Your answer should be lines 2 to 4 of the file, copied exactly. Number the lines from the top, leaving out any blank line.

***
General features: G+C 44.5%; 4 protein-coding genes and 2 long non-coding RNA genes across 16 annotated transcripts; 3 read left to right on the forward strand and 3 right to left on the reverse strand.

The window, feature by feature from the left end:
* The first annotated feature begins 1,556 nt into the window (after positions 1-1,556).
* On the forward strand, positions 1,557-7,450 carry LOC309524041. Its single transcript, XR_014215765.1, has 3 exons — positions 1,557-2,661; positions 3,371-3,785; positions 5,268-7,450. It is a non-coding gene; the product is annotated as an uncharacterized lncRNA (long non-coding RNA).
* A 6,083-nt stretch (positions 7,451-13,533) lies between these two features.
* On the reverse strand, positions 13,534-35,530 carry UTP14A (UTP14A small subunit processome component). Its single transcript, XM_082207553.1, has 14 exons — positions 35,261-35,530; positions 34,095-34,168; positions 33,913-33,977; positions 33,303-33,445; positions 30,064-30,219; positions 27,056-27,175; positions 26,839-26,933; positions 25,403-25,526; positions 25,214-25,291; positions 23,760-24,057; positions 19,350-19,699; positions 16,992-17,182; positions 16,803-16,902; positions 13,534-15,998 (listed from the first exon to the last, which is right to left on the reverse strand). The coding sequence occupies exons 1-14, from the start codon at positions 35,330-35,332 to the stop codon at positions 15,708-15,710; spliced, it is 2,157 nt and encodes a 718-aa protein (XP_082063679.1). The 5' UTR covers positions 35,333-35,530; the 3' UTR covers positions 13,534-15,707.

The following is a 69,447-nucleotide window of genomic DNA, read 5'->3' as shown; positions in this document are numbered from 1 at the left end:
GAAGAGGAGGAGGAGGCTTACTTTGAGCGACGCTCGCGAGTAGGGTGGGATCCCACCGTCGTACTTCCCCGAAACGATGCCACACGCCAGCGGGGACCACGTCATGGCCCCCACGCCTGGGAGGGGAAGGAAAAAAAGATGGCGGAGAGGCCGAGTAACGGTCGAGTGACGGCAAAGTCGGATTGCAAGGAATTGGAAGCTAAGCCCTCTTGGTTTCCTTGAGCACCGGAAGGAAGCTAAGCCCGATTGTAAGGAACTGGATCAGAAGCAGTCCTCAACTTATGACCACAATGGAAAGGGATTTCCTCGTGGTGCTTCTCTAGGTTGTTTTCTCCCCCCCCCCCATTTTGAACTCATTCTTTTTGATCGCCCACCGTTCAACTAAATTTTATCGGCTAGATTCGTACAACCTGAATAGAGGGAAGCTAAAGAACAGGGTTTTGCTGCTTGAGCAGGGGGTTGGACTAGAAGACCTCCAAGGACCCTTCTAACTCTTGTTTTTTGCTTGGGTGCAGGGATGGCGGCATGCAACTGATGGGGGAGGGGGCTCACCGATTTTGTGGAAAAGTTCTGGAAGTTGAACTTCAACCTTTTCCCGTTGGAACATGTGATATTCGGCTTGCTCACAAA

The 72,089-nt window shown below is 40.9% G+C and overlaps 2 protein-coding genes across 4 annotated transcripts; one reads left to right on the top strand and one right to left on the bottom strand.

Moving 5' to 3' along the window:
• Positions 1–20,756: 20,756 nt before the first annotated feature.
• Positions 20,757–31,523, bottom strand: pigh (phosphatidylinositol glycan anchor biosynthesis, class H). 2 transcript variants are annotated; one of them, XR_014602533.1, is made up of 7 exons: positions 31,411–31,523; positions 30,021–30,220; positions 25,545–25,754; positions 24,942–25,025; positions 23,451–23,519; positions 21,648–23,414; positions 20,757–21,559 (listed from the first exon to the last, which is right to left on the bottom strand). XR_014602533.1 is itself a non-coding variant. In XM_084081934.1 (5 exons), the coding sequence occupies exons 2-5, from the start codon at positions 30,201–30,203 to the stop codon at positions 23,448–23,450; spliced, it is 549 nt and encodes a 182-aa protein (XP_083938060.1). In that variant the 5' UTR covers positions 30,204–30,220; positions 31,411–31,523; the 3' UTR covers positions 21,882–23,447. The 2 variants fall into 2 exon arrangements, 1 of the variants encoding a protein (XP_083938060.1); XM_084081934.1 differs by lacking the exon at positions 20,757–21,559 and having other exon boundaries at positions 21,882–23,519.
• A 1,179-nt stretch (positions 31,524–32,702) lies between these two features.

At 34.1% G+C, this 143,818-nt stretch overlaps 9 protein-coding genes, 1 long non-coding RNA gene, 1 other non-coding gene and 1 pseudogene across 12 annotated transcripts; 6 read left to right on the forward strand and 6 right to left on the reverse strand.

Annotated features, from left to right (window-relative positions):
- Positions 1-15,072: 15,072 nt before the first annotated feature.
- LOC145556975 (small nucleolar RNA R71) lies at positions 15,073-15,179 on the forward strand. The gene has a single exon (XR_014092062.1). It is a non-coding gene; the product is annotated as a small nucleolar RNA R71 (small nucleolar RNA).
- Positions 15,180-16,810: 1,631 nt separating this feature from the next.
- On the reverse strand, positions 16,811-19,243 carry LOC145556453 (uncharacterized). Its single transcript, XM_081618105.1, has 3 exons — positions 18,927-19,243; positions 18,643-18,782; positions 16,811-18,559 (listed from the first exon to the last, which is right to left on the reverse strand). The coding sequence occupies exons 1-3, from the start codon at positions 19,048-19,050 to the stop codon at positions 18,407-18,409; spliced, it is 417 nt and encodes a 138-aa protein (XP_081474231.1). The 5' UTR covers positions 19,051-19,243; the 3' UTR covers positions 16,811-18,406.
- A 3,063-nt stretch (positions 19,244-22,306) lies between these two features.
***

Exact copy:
The window, feature by feature from the left end:
* The first annotated feature begins 1,556 nt into the window (after positions 1-1,556).
* On the forward strand, positions 1,557-7,450 carry LOC309524041. Its single transcript, XR_014215765.1, has 3 exons — positions 1,557-2,661; positions 3,371-3,785; positions 5,268-7,450. It is a non-coding gene; the product is annotated as an uncharacterized lncRNA (long non-coding RNA).